Strike Four! You’re In!

humour: Tux freeing himself from ball and chain.
Image via Wikipedia

Every year the NYC Department of Education issues a booklet delineating the school disciplinary code. Every student and teacher gets one.

In it, there are separate sections for K-5 and 6-8, each with four categories of offense and consequence ranging from mild disruption to bringing a gun to school. The former might earn a phone call home, the latter risks expulsion.

The idea of distributing the code is to show students that their actions have consequences. This works for kids who really don’t need to read the disciplinary code to understand that they need to behave responsibly.

It doesn’t apply to the rest of the school population, especially those students who are the most disruptive.

Take today.

In our 8th grade special education class there are two students who are increasingly problematic.

R is hyperactive and, on good days, just runs around the room refusing to do any work.

L is a very bright boy with a VERY large chip on his shoulder. He is angry, contemptuous, and also refuses to do any work.

These two boys are like this in every class. They’ve always been difficult to motivate, but this year is worse than ever.

R has started making loud, animal like vocalizations while L has become a major bully, threatening violence at the tiniest perceived slight.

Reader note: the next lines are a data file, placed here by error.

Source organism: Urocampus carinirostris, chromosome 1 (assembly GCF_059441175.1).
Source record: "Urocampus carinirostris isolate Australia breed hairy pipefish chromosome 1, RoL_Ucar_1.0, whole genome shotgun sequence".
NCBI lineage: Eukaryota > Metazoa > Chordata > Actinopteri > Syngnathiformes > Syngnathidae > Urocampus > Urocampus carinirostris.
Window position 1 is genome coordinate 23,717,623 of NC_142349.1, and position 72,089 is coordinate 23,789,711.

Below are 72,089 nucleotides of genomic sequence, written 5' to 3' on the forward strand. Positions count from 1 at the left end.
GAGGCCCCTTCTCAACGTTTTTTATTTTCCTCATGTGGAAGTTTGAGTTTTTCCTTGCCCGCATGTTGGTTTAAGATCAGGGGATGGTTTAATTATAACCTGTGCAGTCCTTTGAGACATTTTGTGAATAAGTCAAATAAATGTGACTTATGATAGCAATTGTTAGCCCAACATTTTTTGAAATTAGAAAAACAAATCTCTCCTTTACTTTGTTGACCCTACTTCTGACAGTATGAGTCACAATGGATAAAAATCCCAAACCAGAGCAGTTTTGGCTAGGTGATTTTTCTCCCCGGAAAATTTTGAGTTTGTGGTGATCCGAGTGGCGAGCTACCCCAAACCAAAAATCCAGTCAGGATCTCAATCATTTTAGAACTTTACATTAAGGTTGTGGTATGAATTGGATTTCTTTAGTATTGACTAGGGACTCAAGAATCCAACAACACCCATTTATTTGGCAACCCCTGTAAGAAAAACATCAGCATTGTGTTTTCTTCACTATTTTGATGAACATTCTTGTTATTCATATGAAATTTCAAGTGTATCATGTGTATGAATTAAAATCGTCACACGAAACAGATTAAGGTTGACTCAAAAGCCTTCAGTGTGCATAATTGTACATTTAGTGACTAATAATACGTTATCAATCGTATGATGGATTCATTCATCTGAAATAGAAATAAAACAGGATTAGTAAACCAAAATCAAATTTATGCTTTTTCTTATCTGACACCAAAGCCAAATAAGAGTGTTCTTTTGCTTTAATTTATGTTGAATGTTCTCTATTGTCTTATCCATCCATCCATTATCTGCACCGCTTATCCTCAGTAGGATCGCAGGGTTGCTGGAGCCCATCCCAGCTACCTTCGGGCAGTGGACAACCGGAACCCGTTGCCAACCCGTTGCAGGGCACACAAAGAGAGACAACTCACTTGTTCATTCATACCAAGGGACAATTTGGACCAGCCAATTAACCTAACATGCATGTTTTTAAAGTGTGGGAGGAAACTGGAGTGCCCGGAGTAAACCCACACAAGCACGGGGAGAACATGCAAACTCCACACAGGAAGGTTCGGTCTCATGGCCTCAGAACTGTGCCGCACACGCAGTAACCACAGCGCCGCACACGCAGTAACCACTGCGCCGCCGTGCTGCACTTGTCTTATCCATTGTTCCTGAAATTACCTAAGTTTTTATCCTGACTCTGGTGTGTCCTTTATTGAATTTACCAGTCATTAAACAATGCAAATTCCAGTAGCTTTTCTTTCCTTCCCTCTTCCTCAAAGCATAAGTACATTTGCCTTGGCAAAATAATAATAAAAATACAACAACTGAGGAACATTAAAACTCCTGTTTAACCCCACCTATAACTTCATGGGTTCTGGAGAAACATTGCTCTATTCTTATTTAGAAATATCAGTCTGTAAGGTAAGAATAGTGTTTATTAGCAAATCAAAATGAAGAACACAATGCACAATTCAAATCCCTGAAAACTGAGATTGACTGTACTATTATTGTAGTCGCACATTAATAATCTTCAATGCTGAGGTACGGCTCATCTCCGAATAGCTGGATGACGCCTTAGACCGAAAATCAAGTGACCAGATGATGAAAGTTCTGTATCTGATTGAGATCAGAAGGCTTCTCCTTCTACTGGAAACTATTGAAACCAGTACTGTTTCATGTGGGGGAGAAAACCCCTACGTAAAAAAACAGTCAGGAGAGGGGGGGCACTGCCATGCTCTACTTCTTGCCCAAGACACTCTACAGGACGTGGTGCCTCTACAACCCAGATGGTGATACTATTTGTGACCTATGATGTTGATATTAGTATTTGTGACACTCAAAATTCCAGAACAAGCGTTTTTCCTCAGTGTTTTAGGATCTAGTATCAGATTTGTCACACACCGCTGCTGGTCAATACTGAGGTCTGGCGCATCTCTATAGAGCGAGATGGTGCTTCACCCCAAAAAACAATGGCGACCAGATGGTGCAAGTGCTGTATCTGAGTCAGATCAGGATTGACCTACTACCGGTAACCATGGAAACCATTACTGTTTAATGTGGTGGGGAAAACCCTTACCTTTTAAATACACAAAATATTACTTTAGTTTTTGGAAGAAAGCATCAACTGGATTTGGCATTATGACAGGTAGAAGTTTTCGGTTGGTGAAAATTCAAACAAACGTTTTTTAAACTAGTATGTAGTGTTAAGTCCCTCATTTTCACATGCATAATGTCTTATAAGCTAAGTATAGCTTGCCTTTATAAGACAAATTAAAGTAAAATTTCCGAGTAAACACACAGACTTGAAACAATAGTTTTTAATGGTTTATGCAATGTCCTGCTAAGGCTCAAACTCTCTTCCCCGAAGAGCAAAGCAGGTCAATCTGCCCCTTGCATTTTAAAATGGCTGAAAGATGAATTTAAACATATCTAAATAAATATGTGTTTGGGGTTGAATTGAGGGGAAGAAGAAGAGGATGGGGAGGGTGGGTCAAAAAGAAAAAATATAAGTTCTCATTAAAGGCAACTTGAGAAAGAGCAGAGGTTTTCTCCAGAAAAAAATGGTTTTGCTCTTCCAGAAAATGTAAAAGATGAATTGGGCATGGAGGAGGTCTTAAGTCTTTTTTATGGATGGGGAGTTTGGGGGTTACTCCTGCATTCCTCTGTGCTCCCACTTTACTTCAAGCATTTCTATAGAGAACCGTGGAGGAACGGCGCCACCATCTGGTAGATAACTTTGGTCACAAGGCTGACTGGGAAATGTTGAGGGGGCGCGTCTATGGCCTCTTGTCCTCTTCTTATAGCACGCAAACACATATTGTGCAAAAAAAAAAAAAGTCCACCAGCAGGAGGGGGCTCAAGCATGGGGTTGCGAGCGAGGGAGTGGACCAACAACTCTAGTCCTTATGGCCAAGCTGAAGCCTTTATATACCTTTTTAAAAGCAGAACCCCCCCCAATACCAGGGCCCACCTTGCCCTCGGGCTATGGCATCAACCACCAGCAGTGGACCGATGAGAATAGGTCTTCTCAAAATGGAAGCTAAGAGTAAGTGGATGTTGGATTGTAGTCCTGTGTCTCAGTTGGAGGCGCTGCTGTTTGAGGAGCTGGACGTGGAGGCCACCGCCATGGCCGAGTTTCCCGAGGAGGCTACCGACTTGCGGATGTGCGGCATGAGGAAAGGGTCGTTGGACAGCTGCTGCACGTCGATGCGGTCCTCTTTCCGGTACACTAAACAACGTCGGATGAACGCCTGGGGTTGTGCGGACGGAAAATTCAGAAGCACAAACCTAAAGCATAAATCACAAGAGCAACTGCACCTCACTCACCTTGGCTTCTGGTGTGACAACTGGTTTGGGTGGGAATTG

The disciplinary code says that when a student is disruptive to the point of interfering with the safe and productive conduct of the class, the student can be removed for the remainder of that period at the teacher’s discretion.

Sounds reasonable, right? So far, so good.

But a student can only be removed four times in a school year.

For the vast majority of students that is more than sufficient. 98% or more of our students are never removed from class for disciplinary reasons.

Then there are kids like L and R.

We make a point of not removing L unless he actually hits someone. R also has to behave in an extreme manner to be removed.  Even so, both maxed-out their removals by the end of the first quarter.

Now, in order for them to be removed they have to be given a principal’s or superintendent’s suspension.  That means at least a week in our detention room or relocation to a ‘suspension school.’

So when L got up in the middle of his first period class today, opened a bag of cookies and started throwing them around the room, there was nothing the teacher could do about it.

And two periods later, when L and R were on the opposite sides of the room throwing wads of paper, pencils and, finally, textbooks at each other, there was nothing I could do.